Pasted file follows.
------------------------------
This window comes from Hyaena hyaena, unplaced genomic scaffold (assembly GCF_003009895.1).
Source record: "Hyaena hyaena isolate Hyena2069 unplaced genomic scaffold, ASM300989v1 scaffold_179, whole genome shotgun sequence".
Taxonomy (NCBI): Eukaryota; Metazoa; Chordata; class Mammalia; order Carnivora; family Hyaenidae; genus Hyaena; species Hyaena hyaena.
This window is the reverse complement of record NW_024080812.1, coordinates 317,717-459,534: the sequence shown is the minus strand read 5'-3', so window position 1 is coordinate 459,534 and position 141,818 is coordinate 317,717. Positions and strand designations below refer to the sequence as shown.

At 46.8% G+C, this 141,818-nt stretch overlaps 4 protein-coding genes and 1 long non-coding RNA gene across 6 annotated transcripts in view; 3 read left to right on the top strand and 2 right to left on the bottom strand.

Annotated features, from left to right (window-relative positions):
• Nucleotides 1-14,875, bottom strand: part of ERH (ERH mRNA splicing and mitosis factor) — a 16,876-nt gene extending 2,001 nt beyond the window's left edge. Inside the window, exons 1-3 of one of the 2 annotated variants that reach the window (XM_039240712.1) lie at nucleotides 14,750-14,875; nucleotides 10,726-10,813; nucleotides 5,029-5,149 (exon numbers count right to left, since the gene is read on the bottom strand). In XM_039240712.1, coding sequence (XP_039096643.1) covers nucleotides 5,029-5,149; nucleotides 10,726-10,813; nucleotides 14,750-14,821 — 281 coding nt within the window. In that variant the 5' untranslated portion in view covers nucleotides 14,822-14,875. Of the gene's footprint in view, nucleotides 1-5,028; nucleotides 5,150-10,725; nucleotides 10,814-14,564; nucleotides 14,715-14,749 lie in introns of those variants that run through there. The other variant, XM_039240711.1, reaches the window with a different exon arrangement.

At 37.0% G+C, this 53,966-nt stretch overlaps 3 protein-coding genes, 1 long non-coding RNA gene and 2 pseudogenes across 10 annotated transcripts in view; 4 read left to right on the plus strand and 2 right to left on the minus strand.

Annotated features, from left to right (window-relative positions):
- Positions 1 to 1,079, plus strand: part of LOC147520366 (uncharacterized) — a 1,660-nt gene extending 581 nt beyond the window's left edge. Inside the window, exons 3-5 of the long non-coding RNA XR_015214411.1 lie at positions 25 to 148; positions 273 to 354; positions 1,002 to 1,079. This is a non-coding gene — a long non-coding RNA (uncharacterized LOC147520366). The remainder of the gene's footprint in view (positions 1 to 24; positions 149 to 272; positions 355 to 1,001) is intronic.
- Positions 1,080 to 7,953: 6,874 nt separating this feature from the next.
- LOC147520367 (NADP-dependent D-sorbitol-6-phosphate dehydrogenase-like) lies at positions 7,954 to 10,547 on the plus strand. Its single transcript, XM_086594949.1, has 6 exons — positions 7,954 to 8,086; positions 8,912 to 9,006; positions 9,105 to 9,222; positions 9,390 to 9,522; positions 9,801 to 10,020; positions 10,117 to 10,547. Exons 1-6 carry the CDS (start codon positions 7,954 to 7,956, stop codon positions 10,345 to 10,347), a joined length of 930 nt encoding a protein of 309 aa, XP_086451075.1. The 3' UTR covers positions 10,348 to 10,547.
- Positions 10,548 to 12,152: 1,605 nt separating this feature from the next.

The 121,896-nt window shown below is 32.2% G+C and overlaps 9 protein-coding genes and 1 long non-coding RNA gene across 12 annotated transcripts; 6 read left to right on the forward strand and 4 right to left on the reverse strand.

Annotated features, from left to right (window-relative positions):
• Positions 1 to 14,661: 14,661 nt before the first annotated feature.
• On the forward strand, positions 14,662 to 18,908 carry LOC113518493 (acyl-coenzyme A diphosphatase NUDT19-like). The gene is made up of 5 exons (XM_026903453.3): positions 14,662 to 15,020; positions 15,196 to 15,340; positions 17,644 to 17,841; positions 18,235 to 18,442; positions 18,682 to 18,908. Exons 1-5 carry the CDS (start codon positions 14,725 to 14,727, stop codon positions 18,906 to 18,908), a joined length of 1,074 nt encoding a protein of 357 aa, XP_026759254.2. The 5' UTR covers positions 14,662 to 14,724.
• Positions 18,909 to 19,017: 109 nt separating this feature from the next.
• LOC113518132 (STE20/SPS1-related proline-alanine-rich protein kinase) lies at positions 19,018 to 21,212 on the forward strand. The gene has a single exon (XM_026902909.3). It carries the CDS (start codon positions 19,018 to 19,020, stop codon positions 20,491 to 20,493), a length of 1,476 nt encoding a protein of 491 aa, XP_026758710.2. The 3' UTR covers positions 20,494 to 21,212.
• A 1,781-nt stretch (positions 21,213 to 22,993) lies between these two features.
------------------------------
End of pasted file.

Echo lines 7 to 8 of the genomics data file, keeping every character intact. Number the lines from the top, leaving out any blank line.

• Nucleotides 1-14,875, bottom strand: part of ERH (ERH mRNA splicing and mitosis factor) — a 16,876-nt gene extending 2,001 nt beyond the window's left edge. Inside the window, exons 1-3 of one of the 2 annotated variants that reach the window (XM_039240712.1) lie at nucleotides 14,750-14,875; nucleotides 10,726-10,813; nucleotides 5,029-5,149 (exon numbers count right to left, since the gene is read on the bottom strand). In XM_039240712.1, coding sequence (XP_039096643.1) covers nucleotides 5,029-5,149; nucleotides 10,726-10,813; nucleotides 14,750-14,821 — 281 coding nt within the window. In that variant the 5' untranslated portion in view covers nucleotides 14,822-14,875. Of the gene's footprint in view, nucleotides 1-5,028; nucleotides 5,150-10,725; nucleotides 10,814-14,564; nucleotides 14,715-14,749 lie in introns of those variants that run through there. The other variant, XM_039240711.1, reaches the window with a different exon arrangement.

At 37.0% G+C, this 53,966-nt stretch overlaps 3 protein-coding genes, 1 long non-coding RNA gene and 2 pseudogenes across 10 annotated transcripts in view; 4 read left to right on the plus strand and 2 right to left on the minus strand.